The Survivors of a Civil War
The lines between the good guys and the bad guys are human beings
“Executions? Yes, we have executed. We execute, and we’ll continue to execute.”
— Che Guevara
On my last day in San Cristobal, I stopped by the NGO to say goodbye to my friend, Rudy, but I was early, and he’d not yet arrived. Rudy’s father was there, though, working on his dump truck, and I introduced myself. We spoke of life in this Guatemalan highland state of Alta Verapaz.
Domingo Gonzales speaks and smiles gently. He has an unassuming manner, a weathered face, and the tanned rough hands of an individual that has worked hard all his life. He is very proud of his son, Rudy, his education, and all that is accomplished by the non-profit his son founded.
Mr. Gonzales had hoped to get an education himself when he was young but completed his schooling only up to the third grade when the community teacher was let go for drunkenness, and no one was ever hired to replace him. I asked him how he came to live in San Cristóbal.
He told me that he lived through the 35-year civil war that ravaged the state of Alta Verapaz. Rudy was born near the end of it but for a good portion of its duration. Both father and son believe strongly in the rule of law and so supported the government in its vicious attempts to rid the country of the socialist guerrillas bent on overthrowing the ruling parties. Although he was unhappy with the government’s lack of concern for the problems of the poor, he did not object to the military patrols he and members of these communities were forced to participate in for the protection of the status quo. When Rudy was born, Domingo worked as a mechanic, maintaining a fleet of trucks for a large gasoline refinery.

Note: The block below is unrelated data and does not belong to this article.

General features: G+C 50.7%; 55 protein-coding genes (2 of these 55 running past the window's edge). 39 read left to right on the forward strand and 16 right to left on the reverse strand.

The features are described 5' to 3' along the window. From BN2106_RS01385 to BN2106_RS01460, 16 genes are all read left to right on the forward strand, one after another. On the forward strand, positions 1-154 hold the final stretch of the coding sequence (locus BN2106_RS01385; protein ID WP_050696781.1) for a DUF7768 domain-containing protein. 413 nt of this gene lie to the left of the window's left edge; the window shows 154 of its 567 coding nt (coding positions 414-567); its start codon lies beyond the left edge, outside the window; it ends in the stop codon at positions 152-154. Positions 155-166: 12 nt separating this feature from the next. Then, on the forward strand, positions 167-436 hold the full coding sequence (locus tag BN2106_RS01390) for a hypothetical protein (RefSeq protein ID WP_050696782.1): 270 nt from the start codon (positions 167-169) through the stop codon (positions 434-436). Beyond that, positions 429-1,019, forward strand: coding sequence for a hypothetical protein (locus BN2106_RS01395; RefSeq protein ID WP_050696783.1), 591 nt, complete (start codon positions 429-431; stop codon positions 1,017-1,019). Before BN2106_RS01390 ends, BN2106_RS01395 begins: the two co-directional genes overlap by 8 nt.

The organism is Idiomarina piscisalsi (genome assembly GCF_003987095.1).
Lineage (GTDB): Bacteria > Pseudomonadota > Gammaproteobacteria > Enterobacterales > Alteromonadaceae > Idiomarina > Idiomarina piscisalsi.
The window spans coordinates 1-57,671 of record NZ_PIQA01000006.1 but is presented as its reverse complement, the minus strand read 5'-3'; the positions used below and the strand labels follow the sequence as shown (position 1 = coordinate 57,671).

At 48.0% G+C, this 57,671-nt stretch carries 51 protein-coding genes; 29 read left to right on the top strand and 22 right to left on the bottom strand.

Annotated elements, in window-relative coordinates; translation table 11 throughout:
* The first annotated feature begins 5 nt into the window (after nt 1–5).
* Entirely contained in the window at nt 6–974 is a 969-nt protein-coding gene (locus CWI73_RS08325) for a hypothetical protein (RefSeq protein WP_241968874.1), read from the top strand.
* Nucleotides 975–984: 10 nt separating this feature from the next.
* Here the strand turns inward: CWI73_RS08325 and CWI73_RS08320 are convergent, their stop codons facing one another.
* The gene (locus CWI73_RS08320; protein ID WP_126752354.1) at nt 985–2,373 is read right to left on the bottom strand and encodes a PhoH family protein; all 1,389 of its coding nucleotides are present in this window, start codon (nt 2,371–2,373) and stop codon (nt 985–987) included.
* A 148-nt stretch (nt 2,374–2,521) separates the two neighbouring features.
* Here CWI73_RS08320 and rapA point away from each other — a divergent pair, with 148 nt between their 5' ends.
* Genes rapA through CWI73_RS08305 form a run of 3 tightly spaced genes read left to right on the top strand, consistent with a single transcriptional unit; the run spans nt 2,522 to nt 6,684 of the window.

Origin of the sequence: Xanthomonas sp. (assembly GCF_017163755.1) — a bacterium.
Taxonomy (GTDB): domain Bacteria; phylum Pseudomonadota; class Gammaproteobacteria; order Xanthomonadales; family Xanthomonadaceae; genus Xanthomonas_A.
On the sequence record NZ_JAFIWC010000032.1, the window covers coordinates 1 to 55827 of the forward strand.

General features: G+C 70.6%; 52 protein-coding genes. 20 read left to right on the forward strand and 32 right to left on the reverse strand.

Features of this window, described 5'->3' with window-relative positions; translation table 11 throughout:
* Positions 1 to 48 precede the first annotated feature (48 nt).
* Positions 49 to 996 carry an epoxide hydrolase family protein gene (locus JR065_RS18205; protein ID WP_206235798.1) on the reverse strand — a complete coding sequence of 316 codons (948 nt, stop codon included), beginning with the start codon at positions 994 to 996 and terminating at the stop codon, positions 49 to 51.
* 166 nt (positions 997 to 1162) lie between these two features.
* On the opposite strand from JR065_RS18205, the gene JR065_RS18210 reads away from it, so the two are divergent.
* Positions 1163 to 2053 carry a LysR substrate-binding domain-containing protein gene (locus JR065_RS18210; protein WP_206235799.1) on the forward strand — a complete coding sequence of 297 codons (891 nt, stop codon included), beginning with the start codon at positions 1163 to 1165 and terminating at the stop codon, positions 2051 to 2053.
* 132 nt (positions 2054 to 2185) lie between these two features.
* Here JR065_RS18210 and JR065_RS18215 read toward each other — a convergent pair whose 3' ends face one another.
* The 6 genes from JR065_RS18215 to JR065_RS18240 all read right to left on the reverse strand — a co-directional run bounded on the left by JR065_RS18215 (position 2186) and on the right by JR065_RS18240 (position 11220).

Very late one night, he was called to work unexpectedly. There was an emergency at the plant, and his services were needed immediately. When he arrived, it was a fiery scene of chaos. The entire fleet of the company’s trucks had been set ablaze by anti-establishment guerillas, and the company employees were all being herded into a field at gunpoint.
Domingo was immediately taken into custody along with the group. Armed guards surrounded them. People Mr. Gonzales knew were in the process of randomly being executed. Domingo remembers that in the midst of his prayers, the sky was beginning to lighten when government soldiers descended on the killing field from all around, their guns blazing in the dim light.
But the government troops were firing into the entire group of captors and captives as randomly as the guerillas had been executing them. Men all around him were dropping, many of them dead. It didn’t seem to matter to the soldiers who was who. Domingo quickly realized that they were out to eradicate the rebel forces at any cost. He started running for his life. His eyes reddened just a bit, describing the sound of bullets whizzing by his head that still-dark morning. He couldn’t understand such hatred or lack of concern for human lives, not then, not now. He knew that although he was unarmed and posed no threat, he was being specifically targeted simply for attempting to stay alive. He made it home and gathered up a few belongings with his family into a pickup truck, and continued fleeing until arriving at San Cristóbal.
The American-backed civil war in Alta Verapaz eventually ended. It has been over for nearly as long as it lasted — 30 years. But its consequences of poverty linger, and the work of NGOs like Domingo’s son is crucial.